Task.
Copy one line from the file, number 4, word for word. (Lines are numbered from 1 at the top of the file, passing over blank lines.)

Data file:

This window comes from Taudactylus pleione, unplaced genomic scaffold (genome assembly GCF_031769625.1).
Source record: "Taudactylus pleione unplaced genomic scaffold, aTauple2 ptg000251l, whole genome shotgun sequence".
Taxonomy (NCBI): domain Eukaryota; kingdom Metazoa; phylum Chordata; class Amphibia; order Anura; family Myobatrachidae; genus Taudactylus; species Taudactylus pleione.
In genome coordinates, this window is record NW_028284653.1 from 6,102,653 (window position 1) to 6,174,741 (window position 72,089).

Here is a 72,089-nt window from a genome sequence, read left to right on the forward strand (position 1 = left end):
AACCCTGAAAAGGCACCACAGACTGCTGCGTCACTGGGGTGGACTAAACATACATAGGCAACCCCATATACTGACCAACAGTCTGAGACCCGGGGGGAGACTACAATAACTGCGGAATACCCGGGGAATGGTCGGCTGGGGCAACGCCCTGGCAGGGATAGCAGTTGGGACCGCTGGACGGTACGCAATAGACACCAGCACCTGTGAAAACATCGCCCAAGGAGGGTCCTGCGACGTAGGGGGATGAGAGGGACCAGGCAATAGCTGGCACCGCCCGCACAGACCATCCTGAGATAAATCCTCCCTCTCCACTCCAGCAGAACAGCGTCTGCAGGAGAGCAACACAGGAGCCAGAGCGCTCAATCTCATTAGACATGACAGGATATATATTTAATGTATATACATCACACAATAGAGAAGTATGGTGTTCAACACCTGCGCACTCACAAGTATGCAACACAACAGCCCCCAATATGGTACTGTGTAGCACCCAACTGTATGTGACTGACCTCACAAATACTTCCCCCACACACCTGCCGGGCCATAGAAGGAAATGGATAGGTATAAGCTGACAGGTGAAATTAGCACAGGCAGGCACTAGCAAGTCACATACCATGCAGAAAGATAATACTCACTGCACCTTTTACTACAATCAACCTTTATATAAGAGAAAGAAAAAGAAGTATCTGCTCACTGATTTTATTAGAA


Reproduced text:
In genome coordinates, this window is record NW_028284653.1 from 6,102,653 (window position 1) to 6,174,741 (window position 72,089).